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I know that the symbol $$ \in $$ stands for membership, but what does the symbol $$ \ni $$ stand for?

Because I know that in the set membership, one symbol stands for subset and the other ones for superset, but I cannot find the meaning of the other symbol


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It's just set membership written the other way round: $x \in X$ and $X \ni x$ mean the same thing. – Johannes Kloos Jan 29 '13 at 14:00
Similar looking symbols are also used by some authors for "such that" - see this question. – Math Gems Jan 29 '13 at 14:36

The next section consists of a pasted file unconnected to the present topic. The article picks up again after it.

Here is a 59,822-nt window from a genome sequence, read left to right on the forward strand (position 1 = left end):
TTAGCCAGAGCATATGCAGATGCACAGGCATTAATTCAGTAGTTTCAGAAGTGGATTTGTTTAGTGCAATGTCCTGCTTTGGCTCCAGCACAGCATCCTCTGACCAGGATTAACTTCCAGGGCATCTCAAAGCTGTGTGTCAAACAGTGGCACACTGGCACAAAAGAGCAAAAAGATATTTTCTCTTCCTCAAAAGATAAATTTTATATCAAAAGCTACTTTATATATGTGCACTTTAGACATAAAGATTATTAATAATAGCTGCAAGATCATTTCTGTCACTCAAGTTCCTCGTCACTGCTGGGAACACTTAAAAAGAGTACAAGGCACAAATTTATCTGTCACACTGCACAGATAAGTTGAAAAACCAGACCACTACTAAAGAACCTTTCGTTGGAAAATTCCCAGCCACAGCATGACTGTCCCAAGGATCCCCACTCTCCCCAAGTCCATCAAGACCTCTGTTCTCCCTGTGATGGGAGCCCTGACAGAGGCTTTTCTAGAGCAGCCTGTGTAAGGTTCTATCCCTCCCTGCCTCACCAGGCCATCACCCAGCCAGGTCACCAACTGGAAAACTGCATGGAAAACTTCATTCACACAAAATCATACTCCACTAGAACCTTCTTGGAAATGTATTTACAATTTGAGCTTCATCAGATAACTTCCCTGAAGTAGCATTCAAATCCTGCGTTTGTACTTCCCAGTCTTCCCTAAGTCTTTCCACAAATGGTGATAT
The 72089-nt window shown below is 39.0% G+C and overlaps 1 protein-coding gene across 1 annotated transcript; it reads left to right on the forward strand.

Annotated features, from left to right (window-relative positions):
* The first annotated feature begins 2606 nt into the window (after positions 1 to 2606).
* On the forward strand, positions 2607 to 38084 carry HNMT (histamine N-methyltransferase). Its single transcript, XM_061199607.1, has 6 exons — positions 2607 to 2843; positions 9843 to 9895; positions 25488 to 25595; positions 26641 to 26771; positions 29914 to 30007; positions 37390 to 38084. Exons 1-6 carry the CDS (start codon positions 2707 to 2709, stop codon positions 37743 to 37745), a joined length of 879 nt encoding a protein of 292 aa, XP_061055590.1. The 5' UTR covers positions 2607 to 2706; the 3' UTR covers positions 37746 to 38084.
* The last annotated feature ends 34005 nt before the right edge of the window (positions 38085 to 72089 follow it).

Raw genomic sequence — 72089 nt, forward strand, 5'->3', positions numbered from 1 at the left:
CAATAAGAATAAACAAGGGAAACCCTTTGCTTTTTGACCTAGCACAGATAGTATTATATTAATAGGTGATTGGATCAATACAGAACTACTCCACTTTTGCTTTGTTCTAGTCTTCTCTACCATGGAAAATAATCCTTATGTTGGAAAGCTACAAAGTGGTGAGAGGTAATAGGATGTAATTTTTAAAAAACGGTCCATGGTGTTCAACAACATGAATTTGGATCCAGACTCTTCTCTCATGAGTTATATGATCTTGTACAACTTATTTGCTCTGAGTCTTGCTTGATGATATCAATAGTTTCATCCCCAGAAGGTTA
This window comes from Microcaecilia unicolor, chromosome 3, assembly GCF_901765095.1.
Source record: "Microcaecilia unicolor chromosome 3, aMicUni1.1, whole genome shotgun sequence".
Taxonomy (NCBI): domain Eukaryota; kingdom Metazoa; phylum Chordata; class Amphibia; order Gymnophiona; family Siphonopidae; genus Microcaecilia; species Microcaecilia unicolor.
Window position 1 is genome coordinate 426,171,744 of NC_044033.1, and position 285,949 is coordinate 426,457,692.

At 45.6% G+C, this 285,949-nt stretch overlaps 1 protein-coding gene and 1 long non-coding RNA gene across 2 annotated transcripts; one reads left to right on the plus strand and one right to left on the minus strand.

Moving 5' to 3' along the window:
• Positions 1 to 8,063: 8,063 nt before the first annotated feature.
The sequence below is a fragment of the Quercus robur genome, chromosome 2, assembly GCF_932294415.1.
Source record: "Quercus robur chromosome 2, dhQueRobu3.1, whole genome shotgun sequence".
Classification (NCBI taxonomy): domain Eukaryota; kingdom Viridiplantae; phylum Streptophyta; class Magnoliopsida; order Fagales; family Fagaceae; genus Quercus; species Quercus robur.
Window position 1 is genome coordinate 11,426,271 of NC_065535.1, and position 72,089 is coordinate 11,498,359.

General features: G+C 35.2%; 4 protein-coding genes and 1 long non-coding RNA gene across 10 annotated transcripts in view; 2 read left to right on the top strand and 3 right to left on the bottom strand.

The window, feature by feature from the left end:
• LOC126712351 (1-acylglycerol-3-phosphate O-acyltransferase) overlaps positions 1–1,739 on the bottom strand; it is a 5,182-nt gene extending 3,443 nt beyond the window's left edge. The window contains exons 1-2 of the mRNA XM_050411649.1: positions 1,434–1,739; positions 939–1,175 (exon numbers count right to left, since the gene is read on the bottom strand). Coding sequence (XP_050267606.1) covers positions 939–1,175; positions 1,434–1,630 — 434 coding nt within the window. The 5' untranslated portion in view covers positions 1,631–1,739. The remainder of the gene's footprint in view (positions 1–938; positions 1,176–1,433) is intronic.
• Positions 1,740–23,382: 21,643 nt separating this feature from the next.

up vote 1 down vote accepted

Sometimes you want to write the set before the element. $A \ni x$ means exactly the same as $x \in A$.

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Because $a < b$ means the same thing as $b > a$ and $A \subset B$ means the same thing as $B \supset A$, one should not use the mirror image of $\in$ to mean "such that". It is a bad, confusing notation.

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